For a long time Hamburger SV could claim football bragging rights in a city where rivals St Pauli are more renowned for their distinctive culture than on-the-field exploits.
But it is the neighbourhood club who are undefeated in their past five meetings going into Friday’s derby, a game with a little more riding on it.
Both sides head into the game as part of an excruciatingly tight promotion battle in which every club in the top half of the 2. Bundesliga table can legitimately claim to have aspirations of reaching the top flight.
Just seven points separate leaders St Pauli from Nurnberg in ninth after 19 games, with HSV fifth and lodged between clubs in Werder Bremen and Schalke who not so long ago were more focused on trying to achieve Champions League football.
The top two will go up automatically, with third place facing a play-off against the club finishing third bottom in the Bundesliga.
Covid restrictions mean just 2,000 fans will be present at HSV’s 57,000-capacity Volksparkstadion and only 100 of those will be from St Pauli, but that has not stopped excitement in the city building.
“It is always something special,” says Tanja Hufschmidt from the HSV Talk podcast.
“The city is electrified by this match. The whole city divides and says ‘hey, I am blue, white and black’ or ‘no, I am white and brown!'”
The occasion is also felt by the players, especially at St Pauli under coach Timo Schultz, who was part of the last Buccaneers side to feature in the Bundesliga.
“What I know from Pauli is they are excited about it,” says Max Weinhold, of the Hamburger Morgenpost newspaper. “Timo Schultz is authentic because he has been at Pauli as a player as well and played the derby in the first division in 2011.
“He really knows the club and the city and the meaning of the derby.
“The players understand how important it is. Schultz has been trying to set the focus on the next game and not the derby, but it is obviously in everyone’s head.”
The clubs have come to represent different sides of Hamburg. Traditionally, the more established HSV have entertained a far larger fanbase, having won six league titles and the European Cup in 1982-83, and they remain one of Germany’s biggest clubs.
They reached the Europa League semi-final in 2010, losing to Fulham, with that year’s final played at their impressive stadium.
Supporters of a certain vintage still recall ‘Mighty Mouse’ Kevin Keegan firing Die Rothosen to a Bundesliga title in 1978-79, while individually claiming back-to-back Ballons d’Or during his time in the northern port city.
St Pauli are recognised globally themselves, but the attraction is the club’s identity more than football, which is unsurprising given they have only ever spent eight seasons in the Bundesliga and the last of those was 11 years ago, when they finished bottom.
This is a club that has adopted the Jolly Roger emblem as a symbol of their fans’ social and political values and whose Millerntor ground has been referred to as “a party with a pitch”.
“St Pauli is about authenticity,” Michael Pahl, chair of the club’s fan-founded museum, previously told BBC Sport. “It’s about doing things differently, finding your own way and staying true to your values as much as possible in a very commercialised environment.”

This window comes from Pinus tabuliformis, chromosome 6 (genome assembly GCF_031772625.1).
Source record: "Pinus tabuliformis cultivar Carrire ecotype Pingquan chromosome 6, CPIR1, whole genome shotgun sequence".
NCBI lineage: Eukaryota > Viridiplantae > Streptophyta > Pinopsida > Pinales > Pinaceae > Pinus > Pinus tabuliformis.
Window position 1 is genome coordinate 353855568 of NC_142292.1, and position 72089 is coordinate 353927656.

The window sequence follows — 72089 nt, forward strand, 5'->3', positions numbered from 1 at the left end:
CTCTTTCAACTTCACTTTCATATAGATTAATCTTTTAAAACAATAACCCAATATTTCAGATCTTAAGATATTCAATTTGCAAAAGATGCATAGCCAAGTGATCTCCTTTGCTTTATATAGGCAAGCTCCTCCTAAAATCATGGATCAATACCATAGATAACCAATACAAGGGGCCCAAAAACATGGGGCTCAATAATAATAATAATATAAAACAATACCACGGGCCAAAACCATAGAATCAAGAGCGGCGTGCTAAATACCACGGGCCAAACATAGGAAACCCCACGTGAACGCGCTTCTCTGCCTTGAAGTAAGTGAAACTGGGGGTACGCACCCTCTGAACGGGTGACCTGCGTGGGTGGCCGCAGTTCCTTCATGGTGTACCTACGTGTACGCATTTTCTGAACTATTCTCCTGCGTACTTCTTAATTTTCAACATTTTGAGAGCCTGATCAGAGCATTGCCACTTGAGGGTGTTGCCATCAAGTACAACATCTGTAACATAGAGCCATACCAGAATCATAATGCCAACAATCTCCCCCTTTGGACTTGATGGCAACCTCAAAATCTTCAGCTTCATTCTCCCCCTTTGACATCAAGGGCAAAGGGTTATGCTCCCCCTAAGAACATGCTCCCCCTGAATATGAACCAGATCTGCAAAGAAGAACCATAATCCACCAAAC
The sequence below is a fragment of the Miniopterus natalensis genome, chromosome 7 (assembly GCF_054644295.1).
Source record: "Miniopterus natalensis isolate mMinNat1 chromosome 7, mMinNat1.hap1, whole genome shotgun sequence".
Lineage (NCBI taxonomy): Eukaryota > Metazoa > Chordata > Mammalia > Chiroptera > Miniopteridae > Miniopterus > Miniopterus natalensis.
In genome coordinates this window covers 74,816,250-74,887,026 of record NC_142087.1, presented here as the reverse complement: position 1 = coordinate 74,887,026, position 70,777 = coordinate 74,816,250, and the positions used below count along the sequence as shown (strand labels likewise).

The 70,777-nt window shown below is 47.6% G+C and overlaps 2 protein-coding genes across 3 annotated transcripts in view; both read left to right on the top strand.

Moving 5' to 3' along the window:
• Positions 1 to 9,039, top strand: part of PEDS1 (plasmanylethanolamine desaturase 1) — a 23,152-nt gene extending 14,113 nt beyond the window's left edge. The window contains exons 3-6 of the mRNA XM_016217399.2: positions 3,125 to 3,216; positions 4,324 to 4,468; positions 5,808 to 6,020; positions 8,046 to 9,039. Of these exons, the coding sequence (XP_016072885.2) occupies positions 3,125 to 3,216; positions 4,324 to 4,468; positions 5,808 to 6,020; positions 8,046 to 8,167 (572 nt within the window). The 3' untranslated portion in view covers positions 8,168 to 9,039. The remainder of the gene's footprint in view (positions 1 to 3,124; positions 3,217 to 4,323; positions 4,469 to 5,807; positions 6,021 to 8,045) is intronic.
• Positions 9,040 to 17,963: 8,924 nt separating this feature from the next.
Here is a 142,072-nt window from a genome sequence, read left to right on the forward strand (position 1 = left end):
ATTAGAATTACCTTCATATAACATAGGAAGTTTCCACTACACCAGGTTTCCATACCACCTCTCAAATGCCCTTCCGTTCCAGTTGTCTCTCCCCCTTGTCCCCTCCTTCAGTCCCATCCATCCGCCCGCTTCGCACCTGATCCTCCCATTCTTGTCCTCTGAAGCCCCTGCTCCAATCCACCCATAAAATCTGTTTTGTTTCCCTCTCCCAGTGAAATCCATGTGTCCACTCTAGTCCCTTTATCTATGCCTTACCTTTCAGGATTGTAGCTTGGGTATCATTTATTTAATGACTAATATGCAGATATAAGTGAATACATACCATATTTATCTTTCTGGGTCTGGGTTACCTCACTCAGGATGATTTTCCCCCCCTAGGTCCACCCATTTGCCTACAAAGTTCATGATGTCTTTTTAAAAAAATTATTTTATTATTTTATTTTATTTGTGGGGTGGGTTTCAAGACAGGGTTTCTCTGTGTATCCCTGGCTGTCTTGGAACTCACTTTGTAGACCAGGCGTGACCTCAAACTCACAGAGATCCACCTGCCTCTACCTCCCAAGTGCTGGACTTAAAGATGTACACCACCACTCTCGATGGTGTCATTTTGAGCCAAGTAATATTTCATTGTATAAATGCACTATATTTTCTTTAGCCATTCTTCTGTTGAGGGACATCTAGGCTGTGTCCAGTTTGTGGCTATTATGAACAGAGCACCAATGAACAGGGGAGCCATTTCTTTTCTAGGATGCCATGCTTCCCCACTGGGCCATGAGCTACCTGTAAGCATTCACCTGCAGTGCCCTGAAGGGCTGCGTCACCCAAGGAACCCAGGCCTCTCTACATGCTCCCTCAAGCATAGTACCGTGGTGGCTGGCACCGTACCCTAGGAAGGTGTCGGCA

That unique outlook has led to more than 400 official supporter groups around the world.
“St Pauli is getting more popular,” adds Weinhold. “It is not only the club for the poor people or alternative ones, it is more mainstream now.”
This season St Pauli have delivered the football too and, while their impressive league campaign has stuttered slightly – they are winless in three – Schultz’s side claimed a huge scalp in the German Cup third round on Tuesday when they beat Borussia Dortmund 2-1.
HSV enjoyed a cup upset of their own, defeating Bundesliga side Koln on penalties, after Tim Walter’s outfit conceded a 122nd-minute equaliser.
And if anyone can show St Pauli that promotion is far from certain it is their rivals, who have twice topped the table heading into the winter break in recent seasons only to miss out on a return to the top flight altogether.
It has been a humbling few years for the former European champions and their fans after HSV lost their record as the only club to have played in every Bundesliga season when they were relegated in 2017-18.
“The last game in the first division was really hard,” explains Hufschmidt. “It was obvious we’d be relegated around 75 to 80 minutes and when we started singing our song, the whole stadium joined in.
“It was quite amazing and very touching in that moment. Being relegated for the first time was hard to take, it was something that made HSV very unique and we lost it.”
HSV fans, of course, would rather not see their rivals promoted at their expense, but there is a feeling some St Pauli supporters are also content with their place in Germany’s second tier.
“There is a view shared kind of ironically, but I do see some truth in it, with fans saying it is better to stay in the second division,” explains Weinhold.
“‘That’s where we’re at and that’s where we’re fine, we don’t need to have the biggest success, we are all good here’ – that is a view some people have always had and has been seen as an issue that has kept the club down.
“Now the ones responsible for what is happening on the pitch are trying to shift that focus. That is one thing Timo Schultz has been mentioning a lot recently, to shift the focus more on football.”
Come Friday evening, the focus in Hamburg will very much be on what’s happening under the floodlights.